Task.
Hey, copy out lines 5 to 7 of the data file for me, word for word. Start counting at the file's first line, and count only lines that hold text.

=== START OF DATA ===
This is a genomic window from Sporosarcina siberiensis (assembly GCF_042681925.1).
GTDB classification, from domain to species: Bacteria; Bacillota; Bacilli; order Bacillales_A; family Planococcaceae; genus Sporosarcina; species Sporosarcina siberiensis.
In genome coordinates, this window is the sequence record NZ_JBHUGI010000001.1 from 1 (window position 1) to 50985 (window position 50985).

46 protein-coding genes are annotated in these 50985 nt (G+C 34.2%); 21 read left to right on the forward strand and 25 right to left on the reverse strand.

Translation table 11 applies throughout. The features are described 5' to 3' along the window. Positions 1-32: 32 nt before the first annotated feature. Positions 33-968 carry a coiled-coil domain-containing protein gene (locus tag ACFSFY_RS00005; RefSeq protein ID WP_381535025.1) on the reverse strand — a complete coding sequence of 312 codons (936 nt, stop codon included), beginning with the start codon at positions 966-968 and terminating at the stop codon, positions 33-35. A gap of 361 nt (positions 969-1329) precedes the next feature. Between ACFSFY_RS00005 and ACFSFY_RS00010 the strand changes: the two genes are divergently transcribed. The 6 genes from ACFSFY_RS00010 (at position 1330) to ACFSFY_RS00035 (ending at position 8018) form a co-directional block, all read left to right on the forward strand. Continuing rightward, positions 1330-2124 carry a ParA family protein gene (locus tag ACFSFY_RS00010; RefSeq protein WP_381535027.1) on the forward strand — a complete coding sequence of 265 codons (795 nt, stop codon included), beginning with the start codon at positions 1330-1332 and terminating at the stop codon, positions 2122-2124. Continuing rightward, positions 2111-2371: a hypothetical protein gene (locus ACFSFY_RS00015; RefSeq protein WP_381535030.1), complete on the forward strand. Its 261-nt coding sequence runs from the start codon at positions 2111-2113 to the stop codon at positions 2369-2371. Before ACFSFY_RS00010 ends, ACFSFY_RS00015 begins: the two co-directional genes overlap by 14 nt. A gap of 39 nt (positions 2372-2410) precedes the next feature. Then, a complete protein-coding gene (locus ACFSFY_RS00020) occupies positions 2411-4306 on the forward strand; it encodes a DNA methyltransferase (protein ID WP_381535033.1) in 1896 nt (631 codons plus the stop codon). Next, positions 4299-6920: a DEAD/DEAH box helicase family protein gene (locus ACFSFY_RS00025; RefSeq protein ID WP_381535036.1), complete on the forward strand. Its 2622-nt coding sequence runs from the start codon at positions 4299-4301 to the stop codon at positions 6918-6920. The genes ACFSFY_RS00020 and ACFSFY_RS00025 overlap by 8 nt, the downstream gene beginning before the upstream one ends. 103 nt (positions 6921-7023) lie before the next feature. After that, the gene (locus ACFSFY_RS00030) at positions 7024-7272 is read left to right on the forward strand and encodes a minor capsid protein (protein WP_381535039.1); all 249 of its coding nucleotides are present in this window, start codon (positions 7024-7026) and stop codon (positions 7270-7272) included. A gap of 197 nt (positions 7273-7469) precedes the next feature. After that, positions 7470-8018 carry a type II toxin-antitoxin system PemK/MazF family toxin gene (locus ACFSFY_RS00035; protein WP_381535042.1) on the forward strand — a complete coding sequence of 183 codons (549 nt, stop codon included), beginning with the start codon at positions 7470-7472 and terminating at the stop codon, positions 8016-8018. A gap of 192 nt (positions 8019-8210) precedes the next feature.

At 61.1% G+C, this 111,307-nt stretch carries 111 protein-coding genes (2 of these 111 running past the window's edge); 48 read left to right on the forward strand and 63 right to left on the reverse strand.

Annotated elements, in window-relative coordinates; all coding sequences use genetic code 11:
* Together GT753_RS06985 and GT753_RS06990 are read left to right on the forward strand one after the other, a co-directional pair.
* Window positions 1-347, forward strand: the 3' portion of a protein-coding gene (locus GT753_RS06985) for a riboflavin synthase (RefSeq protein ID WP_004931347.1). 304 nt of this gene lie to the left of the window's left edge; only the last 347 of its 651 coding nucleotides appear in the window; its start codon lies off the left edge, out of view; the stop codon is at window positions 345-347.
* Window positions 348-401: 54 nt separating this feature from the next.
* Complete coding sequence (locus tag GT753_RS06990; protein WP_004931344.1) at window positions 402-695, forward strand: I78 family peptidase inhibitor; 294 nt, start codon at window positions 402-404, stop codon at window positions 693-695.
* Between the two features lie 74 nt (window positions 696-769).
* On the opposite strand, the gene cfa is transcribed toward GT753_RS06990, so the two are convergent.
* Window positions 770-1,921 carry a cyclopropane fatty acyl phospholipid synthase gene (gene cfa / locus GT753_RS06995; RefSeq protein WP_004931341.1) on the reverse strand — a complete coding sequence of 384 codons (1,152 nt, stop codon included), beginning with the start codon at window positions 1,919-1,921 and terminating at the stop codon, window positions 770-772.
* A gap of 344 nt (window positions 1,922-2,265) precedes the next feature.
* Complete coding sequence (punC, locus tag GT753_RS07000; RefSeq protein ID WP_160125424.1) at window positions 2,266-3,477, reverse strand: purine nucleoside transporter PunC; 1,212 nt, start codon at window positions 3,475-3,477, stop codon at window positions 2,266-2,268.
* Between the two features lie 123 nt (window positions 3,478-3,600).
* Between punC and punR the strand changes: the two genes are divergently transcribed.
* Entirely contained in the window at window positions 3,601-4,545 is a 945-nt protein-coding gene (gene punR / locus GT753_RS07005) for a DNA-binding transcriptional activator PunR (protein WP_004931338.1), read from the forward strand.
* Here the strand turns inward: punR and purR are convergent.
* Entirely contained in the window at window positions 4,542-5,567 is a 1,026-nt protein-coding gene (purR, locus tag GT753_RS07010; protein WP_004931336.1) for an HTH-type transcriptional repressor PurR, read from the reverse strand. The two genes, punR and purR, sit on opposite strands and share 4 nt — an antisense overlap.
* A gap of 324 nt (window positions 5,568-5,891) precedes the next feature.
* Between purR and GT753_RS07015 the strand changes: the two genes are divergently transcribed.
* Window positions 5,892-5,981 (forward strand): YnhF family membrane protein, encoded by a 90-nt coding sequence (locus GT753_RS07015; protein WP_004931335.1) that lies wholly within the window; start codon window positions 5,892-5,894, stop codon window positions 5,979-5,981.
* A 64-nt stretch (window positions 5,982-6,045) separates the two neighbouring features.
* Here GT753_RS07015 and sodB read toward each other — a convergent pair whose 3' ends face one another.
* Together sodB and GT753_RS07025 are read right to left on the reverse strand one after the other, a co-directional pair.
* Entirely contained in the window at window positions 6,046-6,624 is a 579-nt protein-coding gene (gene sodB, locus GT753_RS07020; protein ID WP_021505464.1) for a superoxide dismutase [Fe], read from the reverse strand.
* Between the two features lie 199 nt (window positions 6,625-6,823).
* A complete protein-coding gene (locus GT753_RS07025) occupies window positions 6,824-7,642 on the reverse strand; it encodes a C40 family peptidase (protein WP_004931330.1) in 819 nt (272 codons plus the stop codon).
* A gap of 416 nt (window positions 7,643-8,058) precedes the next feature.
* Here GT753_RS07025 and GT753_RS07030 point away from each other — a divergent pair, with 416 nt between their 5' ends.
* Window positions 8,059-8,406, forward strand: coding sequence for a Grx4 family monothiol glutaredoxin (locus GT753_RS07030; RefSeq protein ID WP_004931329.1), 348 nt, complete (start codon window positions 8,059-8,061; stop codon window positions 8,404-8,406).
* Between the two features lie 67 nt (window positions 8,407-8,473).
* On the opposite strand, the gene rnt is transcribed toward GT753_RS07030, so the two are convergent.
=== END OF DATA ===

Translation table 11 applies throughout. The features are described 5' to 3' along the window. Positions 1-32: 32 nt before the first annotated feature. Positions 33-968 carry a coiled-coil domain-containing protein gene (locus tag ACFSFY_RS00005; RefSeq protein ID WP_381535025.1) on the reverse strand — a complete coding sequence of 312 codons (936 nt, stop codon included), beginning with the start codon at positions 966-968 and terminating at the stop codon, positions 33-35. A gap of 361 nt (positions 969-1329) precedes the next feature. Between ACFSFY_RS00005 and ACFSFY_RS00010 the strand changes: the two genes are divergently transcribed. The 6 genes from ACFSFY_RS00010 (at position 1330) to ACFSFY_RS00035 (ending at position 8018) form a co-directional block, all read left to right on the forward strand. Continuing rightward, positions 1330-2124 carry a ParA family protein gene (locus tag ACFSFY_RS00010; RefSeq protein WP_381535027.1) on the forward strand — a complete coding sequence of 265 codons (795 nt, stop codon included), beginning with the start codon at positions 1330-1332 and terminating at the stop codon, positions 2122-2124. Continuing rightward, positions 2111-2371: a hypothetical protein gene (locus ACFSFY_RS00015; RefSeq protein WP_381535030.1), complete on the forward strand. Its 261-nt coding sequence runs from the start codon at positions 2111-2113 to the stop codon at positions 2369-2371. Before ACFSFY_RS00010 ends, ACFSFY_RS00015 begins: the two co-directional genes overlap by 14 nt. A gap of 39 nt (positions 2372-2410) precedes the next feature. Then, a complete protein-coding gene (locus ACFSFY_RS00020) occupies positions 2411-4306 on the forward strand; it encodes a DNA methyltransferase (protein ID WP_381535033.1) in 1896 nt (631 codons plus the stop codon). Next, positions 4299-6920: a DEAD/DEAH box helicase family protein gene (locus ACFSFY_RS00025; RefSeq protein ID WP_381535036.1), complete on the forward strand. Its 2622-nt coding sequence runs from the start codon at positions 4299-4301 to the stop codon at positions 6918-6920. The genes ACFSFY_RS00020 and ACFSFY_RS00025 overlap by 8 nt, the downstream gene beginning before the upstream one ends. 103 nt (positions 6921-7023) lie before the next feature. After that, the gene (locus ACFSFY_RS00030) at positions 7024-7272 is read left to right on the forward strand and encodes a minor capsid protein (protein WP_381535039.1); all 249 of its coding nucleotides are present in this window, start codon (positions 7024-7026) and stop codon (positions 7270-7272) included. A gap of 197 nt (positions 7273-7469) precedes the next feature. After that, positions 7470-8018 carry a type II toxin-antitoxin system PemK/MazF family toxin gene (locus ACFSFY_RS00035; protein WP_381535042.1) on the forward strand — a complete coding sequence of 183 codons (549 nt, stop codon included), beginning with the start codon at positions 7470-7472 and terminating at the stop codon, positions 8016-8018. A gap of 192 nt (positions 8019-8210) precedes the next feature.

At 61.1% G+C, this 111,307-nt stretch carries 111 protein-coding genes (2 of these 111 running past the window's edge); 48 read left to right on the forward strand and 63 right to left on the reverse strand.

Annotated elements, in window-relative coordinates; all coding sequences use genetic code 11: